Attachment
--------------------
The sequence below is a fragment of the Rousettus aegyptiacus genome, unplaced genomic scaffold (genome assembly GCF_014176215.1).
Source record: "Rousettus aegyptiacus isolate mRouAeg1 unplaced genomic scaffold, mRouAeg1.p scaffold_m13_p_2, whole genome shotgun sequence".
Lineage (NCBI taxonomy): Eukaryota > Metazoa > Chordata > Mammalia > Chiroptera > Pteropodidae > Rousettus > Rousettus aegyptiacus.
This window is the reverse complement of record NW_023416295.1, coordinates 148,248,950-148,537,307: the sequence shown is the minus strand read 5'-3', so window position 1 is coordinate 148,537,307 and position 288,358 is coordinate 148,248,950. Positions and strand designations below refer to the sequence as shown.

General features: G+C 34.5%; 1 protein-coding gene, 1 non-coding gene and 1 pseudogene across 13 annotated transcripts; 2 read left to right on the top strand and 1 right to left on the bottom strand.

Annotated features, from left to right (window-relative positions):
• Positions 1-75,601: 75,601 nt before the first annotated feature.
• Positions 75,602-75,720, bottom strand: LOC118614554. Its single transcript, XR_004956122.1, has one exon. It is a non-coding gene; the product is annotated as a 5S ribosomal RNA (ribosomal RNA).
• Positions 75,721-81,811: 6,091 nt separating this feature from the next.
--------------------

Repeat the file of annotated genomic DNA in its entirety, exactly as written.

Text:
The sequence below is a fragment of the Rousettus aegyptiacus genome, unplaced genomic scaffold (genome assembly GCF_014176215.1).
Source record: "Rousettus aegyptiacus isolate mRouAeg1 unplaced genomic scaffold, mRouAeg1.p scaffold_m13_p_2, whole genome shotgun sequence".
Lineage (NCBI taxonomy): Eukaryota > Metazoa > Chordata > Mammalia > Chiroptera > Pteropodidae > Rousettus > Rousettus aegyptiacus.
This window is the reverse complement of record NW_023416295.1, coordinates 148,248,950-148,537,307: the sequence shown is the minus strand read 5'-3', so window position 1 is coordinate 148,537,307 and position 288,358 is coordinate 148,248,950. Positions and strand designations below refer to the sequence as shown.

General features: G+C 34.5%; 1 protein-coding gene, 1 non-coding gene and 1 pseudogene across 13 annotated transcripts; 2 read left to right on the top strand and 1 right to left on the bottom strand.

Annotated features, from left to right (window-relative positions):
• Positions 1-75,601: 75,601 nt before the first annotated feature.
• Positions 75,602-75,720, bottom strand: LOC118614554. Its single transcript, XR_004956122.1, has one exon. It is a non-coding gene; the product is annotated as a 5S ribosomal RNA (ribosomal RNA).
• Positions 75,721-81,811: 6,091 nt separating this feature from the next.